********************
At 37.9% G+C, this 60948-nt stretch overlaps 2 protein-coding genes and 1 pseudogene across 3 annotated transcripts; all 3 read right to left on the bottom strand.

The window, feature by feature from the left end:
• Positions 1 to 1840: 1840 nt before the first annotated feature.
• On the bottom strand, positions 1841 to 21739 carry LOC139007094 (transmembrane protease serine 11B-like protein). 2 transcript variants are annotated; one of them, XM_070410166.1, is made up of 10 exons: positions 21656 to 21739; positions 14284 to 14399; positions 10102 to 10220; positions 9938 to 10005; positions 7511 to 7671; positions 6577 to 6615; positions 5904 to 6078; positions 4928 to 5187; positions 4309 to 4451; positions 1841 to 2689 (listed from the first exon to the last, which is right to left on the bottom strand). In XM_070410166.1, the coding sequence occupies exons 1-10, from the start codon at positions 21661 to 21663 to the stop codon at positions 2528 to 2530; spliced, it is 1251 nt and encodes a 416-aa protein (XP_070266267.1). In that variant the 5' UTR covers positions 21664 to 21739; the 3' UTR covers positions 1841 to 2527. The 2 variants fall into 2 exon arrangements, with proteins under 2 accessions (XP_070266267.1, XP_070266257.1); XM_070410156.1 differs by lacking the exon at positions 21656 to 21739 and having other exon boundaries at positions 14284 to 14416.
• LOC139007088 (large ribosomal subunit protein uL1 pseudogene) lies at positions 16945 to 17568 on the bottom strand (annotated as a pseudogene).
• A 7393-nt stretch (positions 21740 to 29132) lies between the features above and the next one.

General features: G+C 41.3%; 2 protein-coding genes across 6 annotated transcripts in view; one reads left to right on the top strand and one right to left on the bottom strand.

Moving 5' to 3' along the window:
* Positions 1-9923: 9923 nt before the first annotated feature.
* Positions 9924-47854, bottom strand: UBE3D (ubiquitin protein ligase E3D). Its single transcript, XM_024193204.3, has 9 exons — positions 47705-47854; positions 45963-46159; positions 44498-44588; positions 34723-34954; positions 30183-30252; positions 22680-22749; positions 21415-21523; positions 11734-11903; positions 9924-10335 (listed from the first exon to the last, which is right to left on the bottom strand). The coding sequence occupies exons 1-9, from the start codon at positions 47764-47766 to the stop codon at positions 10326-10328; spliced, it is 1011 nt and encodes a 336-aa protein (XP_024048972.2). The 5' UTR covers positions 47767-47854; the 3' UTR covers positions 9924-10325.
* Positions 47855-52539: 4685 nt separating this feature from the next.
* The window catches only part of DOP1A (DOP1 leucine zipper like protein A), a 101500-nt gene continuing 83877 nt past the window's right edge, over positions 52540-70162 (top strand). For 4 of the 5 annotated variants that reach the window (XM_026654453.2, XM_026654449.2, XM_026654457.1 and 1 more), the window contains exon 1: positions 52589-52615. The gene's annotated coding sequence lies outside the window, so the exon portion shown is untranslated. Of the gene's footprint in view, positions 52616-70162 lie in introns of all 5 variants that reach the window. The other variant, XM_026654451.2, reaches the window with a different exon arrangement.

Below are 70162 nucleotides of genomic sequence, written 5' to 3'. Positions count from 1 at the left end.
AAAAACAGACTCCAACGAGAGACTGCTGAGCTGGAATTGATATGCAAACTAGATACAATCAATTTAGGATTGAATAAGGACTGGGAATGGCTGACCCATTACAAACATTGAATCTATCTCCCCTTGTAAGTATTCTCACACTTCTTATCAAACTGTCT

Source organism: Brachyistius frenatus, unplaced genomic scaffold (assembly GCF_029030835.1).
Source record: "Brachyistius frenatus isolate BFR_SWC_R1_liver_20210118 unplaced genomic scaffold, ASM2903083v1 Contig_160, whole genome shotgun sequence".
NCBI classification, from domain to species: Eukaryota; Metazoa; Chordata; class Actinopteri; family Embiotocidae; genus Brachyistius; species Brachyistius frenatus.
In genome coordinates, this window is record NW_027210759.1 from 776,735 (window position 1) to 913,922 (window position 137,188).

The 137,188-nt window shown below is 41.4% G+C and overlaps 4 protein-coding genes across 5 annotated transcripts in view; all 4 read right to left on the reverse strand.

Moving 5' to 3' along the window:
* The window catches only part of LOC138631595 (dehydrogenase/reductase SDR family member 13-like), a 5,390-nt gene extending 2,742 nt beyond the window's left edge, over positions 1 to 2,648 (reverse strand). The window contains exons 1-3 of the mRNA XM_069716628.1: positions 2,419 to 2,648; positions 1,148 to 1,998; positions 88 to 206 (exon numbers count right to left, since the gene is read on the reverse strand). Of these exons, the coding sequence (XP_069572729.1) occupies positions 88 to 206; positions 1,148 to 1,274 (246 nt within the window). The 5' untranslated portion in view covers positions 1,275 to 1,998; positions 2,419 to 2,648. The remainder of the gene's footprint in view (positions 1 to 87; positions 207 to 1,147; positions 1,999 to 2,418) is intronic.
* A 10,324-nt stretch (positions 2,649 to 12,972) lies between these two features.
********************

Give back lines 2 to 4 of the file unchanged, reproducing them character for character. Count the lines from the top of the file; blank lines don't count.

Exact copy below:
The window, feature by feature from the left end:
• Positions 1 to 1840: 1840 nt before the first annotated feature.
• On the bottom strand, positions 1841 to 21739 carry LOC139007094 (transmembrane protease serine 11B-like protein). 2 transcript variants are annotated; one of them, XM_070410166.1, is made up of 10 exons: positions 21656 to 21739; positions 14284 to 14399; positions 10102 to 10220; positions 9938 to 10005; positions 7511 to 7671; positions 6577 to 6615; positions 5904 to 6078; positions 4928 to 5187; positions 4309 to 4451; positions 1841 to 2689 (listed from the first exon to the last, which is right to left on the bottom strand). In XM_070410166.1, the coding sequence occupies exons 1-10, from the start codon at positions 21661 to 21663 to the stop codon at positions 2528 to 2530; spliced, it is 1251 nt and encodes a 416-aa protein (XP_070266267.1). In that variant the 5' UTR covers positions 21664 to 21739; the 3' UTR covers positions 1841 to 2527. The 2 variants fall into 2 exon arrangements, with proteins under 2 accessions (XP_070266267.1, XP_070266257.1); XM_070410156.1 differs by lacking the exon at positions 21656 to 21739 and having other exon boundaries at positions 14284 to 14416.